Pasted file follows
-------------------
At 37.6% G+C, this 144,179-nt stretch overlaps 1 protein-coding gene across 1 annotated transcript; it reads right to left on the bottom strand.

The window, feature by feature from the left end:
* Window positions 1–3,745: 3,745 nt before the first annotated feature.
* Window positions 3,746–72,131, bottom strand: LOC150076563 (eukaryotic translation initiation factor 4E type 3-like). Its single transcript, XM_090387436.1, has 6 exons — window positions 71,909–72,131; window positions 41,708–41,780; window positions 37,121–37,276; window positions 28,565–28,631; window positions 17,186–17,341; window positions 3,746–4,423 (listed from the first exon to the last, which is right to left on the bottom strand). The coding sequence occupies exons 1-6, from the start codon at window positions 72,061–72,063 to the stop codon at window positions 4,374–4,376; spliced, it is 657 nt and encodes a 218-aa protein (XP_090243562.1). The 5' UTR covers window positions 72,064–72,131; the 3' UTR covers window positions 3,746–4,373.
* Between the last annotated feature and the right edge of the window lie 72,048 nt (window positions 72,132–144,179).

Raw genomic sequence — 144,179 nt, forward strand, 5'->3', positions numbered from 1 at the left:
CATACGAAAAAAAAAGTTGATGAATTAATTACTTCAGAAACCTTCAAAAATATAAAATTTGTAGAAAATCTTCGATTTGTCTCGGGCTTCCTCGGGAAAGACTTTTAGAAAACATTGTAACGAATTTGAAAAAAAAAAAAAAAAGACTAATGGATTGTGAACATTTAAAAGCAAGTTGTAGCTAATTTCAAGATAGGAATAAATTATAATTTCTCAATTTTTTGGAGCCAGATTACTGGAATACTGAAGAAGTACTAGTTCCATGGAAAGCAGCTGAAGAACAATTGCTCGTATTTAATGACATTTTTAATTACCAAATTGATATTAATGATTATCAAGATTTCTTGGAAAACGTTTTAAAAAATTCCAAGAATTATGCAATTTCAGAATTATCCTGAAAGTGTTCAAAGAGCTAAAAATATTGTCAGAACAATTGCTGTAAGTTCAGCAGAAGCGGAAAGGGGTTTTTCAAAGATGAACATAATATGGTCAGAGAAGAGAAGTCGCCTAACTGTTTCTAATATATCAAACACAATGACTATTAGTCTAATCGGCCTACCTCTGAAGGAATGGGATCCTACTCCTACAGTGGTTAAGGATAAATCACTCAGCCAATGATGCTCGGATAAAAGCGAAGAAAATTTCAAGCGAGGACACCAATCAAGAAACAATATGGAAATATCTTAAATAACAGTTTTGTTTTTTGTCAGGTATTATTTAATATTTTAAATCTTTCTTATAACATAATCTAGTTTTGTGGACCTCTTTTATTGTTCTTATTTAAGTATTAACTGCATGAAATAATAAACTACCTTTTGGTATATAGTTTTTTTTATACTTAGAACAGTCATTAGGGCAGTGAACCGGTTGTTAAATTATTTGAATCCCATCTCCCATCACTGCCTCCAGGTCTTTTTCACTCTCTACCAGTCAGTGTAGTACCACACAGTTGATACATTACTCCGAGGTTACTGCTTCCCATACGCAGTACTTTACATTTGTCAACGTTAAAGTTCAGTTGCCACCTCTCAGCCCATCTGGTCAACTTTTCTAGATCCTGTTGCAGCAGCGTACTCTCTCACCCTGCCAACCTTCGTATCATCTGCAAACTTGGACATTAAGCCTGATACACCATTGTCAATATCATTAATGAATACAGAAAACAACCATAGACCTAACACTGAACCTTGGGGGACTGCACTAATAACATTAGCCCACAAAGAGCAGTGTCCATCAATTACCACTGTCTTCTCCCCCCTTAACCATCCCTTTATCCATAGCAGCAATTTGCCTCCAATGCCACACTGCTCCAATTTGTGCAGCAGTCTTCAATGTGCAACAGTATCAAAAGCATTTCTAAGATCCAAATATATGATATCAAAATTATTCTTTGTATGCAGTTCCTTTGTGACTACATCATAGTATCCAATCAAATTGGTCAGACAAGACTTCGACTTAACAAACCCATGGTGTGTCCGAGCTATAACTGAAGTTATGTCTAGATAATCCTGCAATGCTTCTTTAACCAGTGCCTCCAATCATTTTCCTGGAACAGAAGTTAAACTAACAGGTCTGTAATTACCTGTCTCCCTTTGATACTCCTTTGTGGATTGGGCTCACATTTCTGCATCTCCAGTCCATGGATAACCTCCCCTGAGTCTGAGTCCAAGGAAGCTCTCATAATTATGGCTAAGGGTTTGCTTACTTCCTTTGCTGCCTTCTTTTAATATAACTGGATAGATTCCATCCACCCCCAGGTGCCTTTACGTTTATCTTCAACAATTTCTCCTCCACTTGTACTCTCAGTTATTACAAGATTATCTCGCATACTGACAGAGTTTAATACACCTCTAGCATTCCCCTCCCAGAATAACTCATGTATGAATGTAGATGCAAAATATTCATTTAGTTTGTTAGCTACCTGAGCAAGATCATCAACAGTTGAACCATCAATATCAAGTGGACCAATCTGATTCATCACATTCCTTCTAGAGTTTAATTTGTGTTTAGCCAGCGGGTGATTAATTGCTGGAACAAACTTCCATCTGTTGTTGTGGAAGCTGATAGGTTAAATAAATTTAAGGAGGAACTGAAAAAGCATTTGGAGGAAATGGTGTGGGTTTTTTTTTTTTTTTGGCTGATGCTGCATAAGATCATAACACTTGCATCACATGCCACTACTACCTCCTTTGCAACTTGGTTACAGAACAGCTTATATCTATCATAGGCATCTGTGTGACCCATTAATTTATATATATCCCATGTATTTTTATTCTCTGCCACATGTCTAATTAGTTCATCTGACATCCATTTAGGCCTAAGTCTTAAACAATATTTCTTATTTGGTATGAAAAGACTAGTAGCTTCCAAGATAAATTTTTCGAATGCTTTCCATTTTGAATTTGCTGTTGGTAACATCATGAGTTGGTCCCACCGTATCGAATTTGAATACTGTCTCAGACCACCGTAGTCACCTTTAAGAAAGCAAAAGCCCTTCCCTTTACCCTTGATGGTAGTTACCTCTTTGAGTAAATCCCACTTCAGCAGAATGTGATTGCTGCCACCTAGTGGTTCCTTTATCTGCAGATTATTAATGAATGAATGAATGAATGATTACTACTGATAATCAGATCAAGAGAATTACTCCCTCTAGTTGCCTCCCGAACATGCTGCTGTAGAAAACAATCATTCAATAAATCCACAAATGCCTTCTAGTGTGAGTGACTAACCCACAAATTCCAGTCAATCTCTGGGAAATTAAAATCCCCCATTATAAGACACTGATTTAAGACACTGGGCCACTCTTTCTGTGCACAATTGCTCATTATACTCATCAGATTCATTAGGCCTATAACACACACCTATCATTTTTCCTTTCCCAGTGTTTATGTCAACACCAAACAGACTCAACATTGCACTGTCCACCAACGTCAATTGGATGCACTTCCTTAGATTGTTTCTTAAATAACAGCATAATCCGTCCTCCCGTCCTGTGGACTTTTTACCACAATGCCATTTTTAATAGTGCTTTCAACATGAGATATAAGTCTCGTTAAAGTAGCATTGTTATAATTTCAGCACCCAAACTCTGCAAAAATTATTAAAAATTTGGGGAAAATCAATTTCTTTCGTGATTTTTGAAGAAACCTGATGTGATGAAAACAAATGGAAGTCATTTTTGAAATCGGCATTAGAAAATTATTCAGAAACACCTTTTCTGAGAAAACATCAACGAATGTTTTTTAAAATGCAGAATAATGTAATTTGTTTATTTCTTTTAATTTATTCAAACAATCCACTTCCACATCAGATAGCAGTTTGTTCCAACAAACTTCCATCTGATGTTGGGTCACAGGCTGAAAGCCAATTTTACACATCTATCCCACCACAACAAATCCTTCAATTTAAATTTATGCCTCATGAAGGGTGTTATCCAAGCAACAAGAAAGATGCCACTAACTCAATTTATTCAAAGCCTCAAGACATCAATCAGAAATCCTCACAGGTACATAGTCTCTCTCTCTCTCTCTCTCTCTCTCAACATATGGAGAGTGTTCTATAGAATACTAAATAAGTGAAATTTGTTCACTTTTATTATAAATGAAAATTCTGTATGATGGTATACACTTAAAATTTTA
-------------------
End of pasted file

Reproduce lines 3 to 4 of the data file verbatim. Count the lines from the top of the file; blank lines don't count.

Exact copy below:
* Window positions 1–3,745: 3,745 nt before the first annotated feature.
* Window positions 3,746–72,131, bottom strand: LOC150076563 (eukaryotic translation initiation factor 4E type 3-like). Its single transcript, XM_090387436.1, has 6 exons — window positions 71,909–72,131; window positions 41,708–41,780; window positions 37,121–37,276; window positions 28,565–28,631; window positions 17,186–17,341; window positions 3,746–4,423 (listed from the first exon to the last, which is right to left on the bottom strand). The coding sequence occupies exons 1-6, from the start codon at window positions 72,061–72,063 to the stop codon at window positions 4,374–4,376; spliced, it is 657 nt and encodes a 218-aa protein (XP_090243562.1). The 5' UTR covers window positions 72,064–72,131; the 3' UTR covers window positions 3,746–4,373.